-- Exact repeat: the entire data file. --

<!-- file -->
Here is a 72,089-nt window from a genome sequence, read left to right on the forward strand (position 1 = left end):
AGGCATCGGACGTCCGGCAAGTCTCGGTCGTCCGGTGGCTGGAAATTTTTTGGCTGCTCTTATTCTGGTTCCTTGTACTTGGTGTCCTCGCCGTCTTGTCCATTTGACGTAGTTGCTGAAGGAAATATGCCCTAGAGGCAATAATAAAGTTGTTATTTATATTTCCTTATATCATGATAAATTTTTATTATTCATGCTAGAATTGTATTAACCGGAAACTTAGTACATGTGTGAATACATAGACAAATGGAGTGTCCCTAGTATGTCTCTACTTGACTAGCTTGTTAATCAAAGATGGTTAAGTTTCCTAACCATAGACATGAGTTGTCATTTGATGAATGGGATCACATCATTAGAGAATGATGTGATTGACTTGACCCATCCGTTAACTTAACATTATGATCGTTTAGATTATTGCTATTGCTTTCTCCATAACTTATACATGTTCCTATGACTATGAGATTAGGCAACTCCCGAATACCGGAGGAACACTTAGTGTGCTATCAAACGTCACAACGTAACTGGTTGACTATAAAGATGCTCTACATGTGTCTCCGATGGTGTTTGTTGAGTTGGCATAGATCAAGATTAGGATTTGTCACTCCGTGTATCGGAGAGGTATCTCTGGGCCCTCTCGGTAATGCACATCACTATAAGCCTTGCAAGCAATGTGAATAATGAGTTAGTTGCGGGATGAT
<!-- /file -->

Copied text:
Here is a 72,089-nt window from a genome sequence, read left to right on the forward strand (position 1 = left end):
AGGCATCGGACGTCCGGCAAGTCTCGGTCGTCCGGTGGCTGGAAATTTTTTGGCTGCTCTTATTCTGGTTCCTTGTACTTGGTGTCCTCGCCGTCTTGTCCATTTGACGTAGTTGCTGAAGGAAATATGCCCTAGAGGCAATAATAAAGTTGTTATTTATATTTCCTTATATCATGATAAATTTTTATTATTCATGCTAGAATTGTATTAACCGGAAACTTAGTACATGTGTGAATACATAGACAAATGGAGTGTCCCTAGTATGTCTCTACTTGACTAGCTTGTTAATCAAAGATGGTTAAGTTTCCTAACCATAGACATGAGTTGTCATTTGATGAATGGGATCACATCATTAGAGAATGATGTGATTGACTTGACCCATCCGTTAACTTAACATTATGATCGTTTAGATTATTGCTATTGCTTTCTCCATAACTTATACATGTTCCTATGACTATGAGATTAGGCAACTCCCGAATACCGGAGGAACACTTAGTGTGCTATCAAACGTCACAACGTAACTGGTTGACTATAAAGATGCTCTACATGTGTCTCCGATGGTGTTTGTTGAGTTGGCATAGATCAAGATTAGGATTTGTCACTCCGTGTATCGGAGAGGTATCTCTGGGCCCTCTCGGTAATGCACATCACTATAAGCCTTGCAAGCAATGTGAATAATGAGTTAGTTGCGGGATGAT